Peh Shing Huei was, between 2008 and 2012, the Beijing bureau chief for Singapore’s Straits Times newspaper. Since leaving Beijing he has written When the Party Ends: China’s leaps and stumbles after the Beijing Olympics, an excellent portrait of the eventful years China went through while he was a correspondent here. He answered our questions by email.
The book covers the same period of time, between 2008 and 2012, that you spent in China as The Straits Times’ China bureau chief. How was writing the book different from writing day to day coverage of the news for a daily newspaper? Was the task of connecting the dots and writing something that took a wider view of China something you felt eager to do while you were working as a newspaper journalist?
As a journalist for a daily, it is very common to get lost in the news and chase one story after another. That is especially the case in a big and exciting country like China where the news is relentless. Too often, you are pulled from one major incident to another. So it is useful to be able to take a step back and have a broader view of China during my years reporting there. The idea of writing a book only came to me towards the end of my stint in China when I could discern a narrative from between 2008 to 2012. But of course, writing a book is vastly different from writing daily stories for a newspaper. For the latter, it comes fast and goes fast and you usually don’t get much time to digest the information properly. But deadlines are clear and quick and you know you have to meet the daily deadlines. Writing a book is the opposite. You have lots of time, plenty of information and the key is to learn how to manage the time and information properly. Sometimes, you get overwhelmed by the information. And if you don’t pace yourself well, there isn’t a daily offstone that forces you to cough out your stories every night. I realised I needed a lot more self-discipline when writing my book. I was the writer, the editor and the discipline master all rolled into one.
Most of the authors I speak to are originally from Western countries. Do you think you bring a different perspective to English-language coverage of China, being from Singapore? If so, what are the advantages of that different perspective?
I believe all journalists seek to be objective and so in this regard, it should not matter where we come from. The aim should be the same: cover the news in as balanced a manner as possible. But of course, we are creatures of our societies and cultures and it is inevitable that you will view events and issues slightly differently depending on where you come from. As a Singapore-born Chinese, whose grandfather emigrated from China, there are some issues which perhaps hit me on a more personal level compared to other foreign correspondents. For instance, when covering the anti-Japanese protests in China, I couldn’t help but think of my country’s own experiences with the Japanese invasion during the Second World War and my family’s trauma as a result of the atrocities. We lost family members and I believed it has informed how I viewed the war and China’s sentiments towards the Japanese. I captured my thoughts in the book.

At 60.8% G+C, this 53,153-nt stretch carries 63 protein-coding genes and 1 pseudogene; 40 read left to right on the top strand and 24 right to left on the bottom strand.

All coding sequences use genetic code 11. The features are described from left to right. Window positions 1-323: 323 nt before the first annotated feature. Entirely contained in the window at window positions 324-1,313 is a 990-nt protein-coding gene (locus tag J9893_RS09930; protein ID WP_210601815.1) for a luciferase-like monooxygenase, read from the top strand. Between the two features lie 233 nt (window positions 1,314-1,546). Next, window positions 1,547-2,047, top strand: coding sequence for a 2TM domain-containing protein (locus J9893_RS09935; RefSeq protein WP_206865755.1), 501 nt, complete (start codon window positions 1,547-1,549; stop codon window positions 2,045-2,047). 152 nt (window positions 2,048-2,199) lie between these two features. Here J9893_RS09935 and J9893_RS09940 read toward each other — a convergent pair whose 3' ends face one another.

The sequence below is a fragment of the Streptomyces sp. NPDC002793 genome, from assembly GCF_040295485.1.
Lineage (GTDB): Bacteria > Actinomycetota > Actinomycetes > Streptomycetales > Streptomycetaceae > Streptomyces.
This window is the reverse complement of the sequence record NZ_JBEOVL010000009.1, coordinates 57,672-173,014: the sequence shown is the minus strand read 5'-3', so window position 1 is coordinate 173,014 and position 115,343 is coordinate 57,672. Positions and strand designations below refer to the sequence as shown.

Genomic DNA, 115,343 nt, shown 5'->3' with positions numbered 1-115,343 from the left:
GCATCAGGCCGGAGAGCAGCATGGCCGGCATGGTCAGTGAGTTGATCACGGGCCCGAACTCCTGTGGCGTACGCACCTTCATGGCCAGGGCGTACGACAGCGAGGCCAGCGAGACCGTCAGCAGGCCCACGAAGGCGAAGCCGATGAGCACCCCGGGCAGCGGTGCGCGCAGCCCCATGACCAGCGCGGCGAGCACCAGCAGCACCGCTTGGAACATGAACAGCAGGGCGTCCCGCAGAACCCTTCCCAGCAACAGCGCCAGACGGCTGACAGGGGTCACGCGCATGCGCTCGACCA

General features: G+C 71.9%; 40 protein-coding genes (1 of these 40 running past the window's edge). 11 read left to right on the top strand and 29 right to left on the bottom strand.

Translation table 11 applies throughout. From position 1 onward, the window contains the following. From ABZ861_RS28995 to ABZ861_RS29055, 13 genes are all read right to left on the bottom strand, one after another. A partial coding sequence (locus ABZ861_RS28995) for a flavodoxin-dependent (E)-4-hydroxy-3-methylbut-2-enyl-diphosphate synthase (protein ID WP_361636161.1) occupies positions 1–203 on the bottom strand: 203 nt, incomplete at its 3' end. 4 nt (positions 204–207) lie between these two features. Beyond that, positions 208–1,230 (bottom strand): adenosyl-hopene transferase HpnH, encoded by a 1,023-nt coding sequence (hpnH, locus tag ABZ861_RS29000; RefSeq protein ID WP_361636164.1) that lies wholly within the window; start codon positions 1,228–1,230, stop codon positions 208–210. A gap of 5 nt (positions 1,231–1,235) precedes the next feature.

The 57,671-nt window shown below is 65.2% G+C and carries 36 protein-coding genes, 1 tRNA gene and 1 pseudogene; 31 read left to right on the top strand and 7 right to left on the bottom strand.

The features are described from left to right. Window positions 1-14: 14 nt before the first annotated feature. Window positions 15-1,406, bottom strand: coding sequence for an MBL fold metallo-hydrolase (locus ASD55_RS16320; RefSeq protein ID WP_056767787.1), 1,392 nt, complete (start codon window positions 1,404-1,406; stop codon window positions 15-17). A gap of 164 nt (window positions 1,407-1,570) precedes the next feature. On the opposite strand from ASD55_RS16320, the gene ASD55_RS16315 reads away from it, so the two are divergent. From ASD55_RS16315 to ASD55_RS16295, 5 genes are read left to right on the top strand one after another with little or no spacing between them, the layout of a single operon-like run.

A large part of the last third of the book is about the factional disputes among Party members, and yet I feel that so little of what goes on within the Party can be confirmed by outsiders. Was writing about the intra-party politics of the CCP difficult?
Most of the last third of the book was on Bo Xilai. While most of the rest of the world became familiar with the former Chongqing leader as a result of his scandalous and dramatic downfall in 2012, I thought it was also interesting to look into how he rose in power in the south-west mega city. His exciting episode led me to the final chapter of the book, which examined the 18th Party Congress, China’s once-in-a-decade leadership transition. Most of the CCP’s elite leadership politics is indeed shrouded in secrecy. It is often described as a “black box”. Few people can claim to have an authoritative account of truly what transpire, but most foreign correspondents still try. Some do must better than others, of course. But if you rely on credible sources and study public comments and appearances carefully and very a long period of time, you can piece together a fairly creditable picture.
I was interested in your suggestion that the CCP needs follow Vietnam by increasing intra-party democracy and allowing the Central Committee members to elect the Party’s top leaders. How receptive to this idea do you think Party members are? It seems to me that up until now, they prefer to hide any disagreement between themselves behind closed doors as much as they can, even though we obviously do end up learning about purges.
The idea of intra-party democracy has been talked about for a long time by many scholars. It is seen as a safe move for the CCP to increase representation while ensuring power remains within the Party. But thus far, there has been little to suggest that the Party is keen to take it up. It seems that a prolonged habit of total control has made the Party highly allergic to even the slightest uncertainty within its ranks. There are no signs that this will change any time soon.
When the Party Ends: China’s leaps and stumbles after the Beijing Olympics is out now in paperpack.
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